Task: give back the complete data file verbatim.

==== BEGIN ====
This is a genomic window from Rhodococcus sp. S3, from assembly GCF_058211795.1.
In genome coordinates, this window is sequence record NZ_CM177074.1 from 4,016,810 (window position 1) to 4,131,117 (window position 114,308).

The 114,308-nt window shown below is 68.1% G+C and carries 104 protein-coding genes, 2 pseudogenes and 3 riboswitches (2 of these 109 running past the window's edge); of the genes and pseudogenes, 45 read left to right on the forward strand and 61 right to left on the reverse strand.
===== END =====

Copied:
This is a genomic window from Rhodococcus sp. S3, from assembly GCF_058211795.1.
In genome coordinates, this window is sequence record NZ_CM177074.1 from 4,016,810 (window position 1) to 4,131,117 (window position 114,308).

The 114,308-nt window shown below is 68.1% G+C and carries 104 protein-coding genes, 2 pseudogenes and 3 riboswitches (2 of these 109 running past the window's edge); of the genes and pseudogenes, 45 read left to right on the forward strand and 61 right to left on the reverse strand.